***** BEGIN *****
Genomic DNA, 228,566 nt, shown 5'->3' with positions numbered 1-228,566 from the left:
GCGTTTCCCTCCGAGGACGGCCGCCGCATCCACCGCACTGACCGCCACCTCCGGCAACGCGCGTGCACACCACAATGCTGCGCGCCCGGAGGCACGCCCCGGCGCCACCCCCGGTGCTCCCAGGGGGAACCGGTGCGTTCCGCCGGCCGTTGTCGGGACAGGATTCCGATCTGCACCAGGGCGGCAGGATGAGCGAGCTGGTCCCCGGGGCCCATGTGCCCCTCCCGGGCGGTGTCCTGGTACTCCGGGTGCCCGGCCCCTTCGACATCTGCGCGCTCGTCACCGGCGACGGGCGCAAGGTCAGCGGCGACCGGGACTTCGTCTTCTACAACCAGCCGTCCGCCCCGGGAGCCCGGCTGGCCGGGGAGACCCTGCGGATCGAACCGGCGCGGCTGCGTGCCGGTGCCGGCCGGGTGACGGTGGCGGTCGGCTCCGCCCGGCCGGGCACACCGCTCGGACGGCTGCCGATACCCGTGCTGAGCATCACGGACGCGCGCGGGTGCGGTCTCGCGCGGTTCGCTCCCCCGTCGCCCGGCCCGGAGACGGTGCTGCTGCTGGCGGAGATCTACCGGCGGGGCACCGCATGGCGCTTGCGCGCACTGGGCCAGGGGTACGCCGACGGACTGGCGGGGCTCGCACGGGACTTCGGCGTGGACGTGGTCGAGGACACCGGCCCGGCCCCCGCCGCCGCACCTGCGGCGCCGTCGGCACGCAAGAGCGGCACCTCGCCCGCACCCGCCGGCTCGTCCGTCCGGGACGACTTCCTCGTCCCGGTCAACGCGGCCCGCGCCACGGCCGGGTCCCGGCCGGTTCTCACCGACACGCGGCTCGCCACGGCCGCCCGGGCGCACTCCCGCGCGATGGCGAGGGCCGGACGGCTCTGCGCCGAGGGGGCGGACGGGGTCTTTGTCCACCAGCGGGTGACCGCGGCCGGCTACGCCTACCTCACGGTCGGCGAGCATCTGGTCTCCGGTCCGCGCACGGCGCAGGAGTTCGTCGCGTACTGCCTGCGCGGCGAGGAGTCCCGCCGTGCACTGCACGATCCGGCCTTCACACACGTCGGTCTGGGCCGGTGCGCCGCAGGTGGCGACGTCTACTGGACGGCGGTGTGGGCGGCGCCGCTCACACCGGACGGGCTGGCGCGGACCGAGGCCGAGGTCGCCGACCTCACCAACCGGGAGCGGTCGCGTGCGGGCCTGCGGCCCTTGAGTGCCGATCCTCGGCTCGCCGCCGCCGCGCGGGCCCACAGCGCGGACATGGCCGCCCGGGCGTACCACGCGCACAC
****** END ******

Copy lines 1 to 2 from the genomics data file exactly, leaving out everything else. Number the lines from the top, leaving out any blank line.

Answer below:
Genomic DNA, 228,566 nt, shown 5'->3' with positions numbered 1-228,566 from the left:
GCGTTTCCCTCCGAGGACGGCCGCCGCATCCACCGCACTGACCGCCACCTCCGGCAACGCGCGTGCACACCACAATGCTGCGCGCCCGGAGGCACGCCCCGGCGCCACCCCCGGTGCTCCCAGGGGGAACCGGTGCGTTCCGCCGGCCGTTGTCGGGACAGGATTCCGATCTGCACCAGGGCGGCAGGATGAGCGAGCTGGTCCCCGGGGCCCATGTGCCCCTCCCGGGCGGTGTCCTGGTACTCCGGGTGCCCGGCCCCTTCGACATCTGCGCGCTCGTCACCGGCGACGGGCGCAAGGTCAGCGGCGACCGGGACTTCGTCTTCTACAACCAGCCGTCCGCCCCGGGAGCCCGGCTGGCCGGGGAGACCCTGCGGATCGAACCGGCGCGGCTGCGTGCCGGTGCCGGCCGGGTGACGGTGGCGGTCGGCTCCGCCCGGCCGGGCACACCGCTCGGACGGCTGCCGATACCCGTGCTGAGCATCACGGACGCGCGCGGGTGCGGTCTCGCGCGGTTCGCTCCCCCGTCGCCCGGCCCGGAGACGGTGCTGCTGCTGGCGGAGATCTACCGGCGGGGCACCGCATGGCGCTTGCGCGCACTGGGCCAGGGGTACGCCGACGGACTGGCGGGGCTCGCACGGGACTTCGGCGTGGACGTGGTCGAGGACACCGGCCCGGCCCCCGCCGCCGCACCTGCGGCGCCGTCGGCACGCAAGAGCGGCACCTCGCCCGCACCCGCCGGCTCGTCCGTCCGGGACGACTTCCTCGTCCCGGTCAACGCGGCCCGCGCCACGGCCGGGTCCCGGCCGGTTCTCACCGACACGCGGCTCGCCACGGCCGCCCGGGCGCACTCCCGCGCGATGGCGAGGGCCGGACGGCTCTGCGCCGAGGGGGCGGACGGGGTCTTTGTCCACCAGCGGGTGACCGCGGCCGGCTACGCCTACCTCACGGTCGGCGAGCATCTGGTCTCCGGTCCGCGCACGGCGCAGGAGTTCGTCGCGTACTGCCTGCGCGGCGAGGAGTCCCGCCGTGCACTGCACGATCCGGCCTTCACACACGTCGGTCTGGGCCGGTGCGCCGCAGGTGGCGACGTCTACTGGACGGCGGTGTGGGCGGCGCCGCTCACACCGGACGGGCTGGCGCGGACCGAGGCCGAGGTCGCCGACCTCACCAACCGGGAGCGGTCGCGTGCGGGCCTGCGGCCCTTGAGTGCCGATCCTCGGCTCGCCGCCGCCGCGCGGGCCCACAGCGCGGACATGGCCGCCCGGGCGTACCACGCGCACAC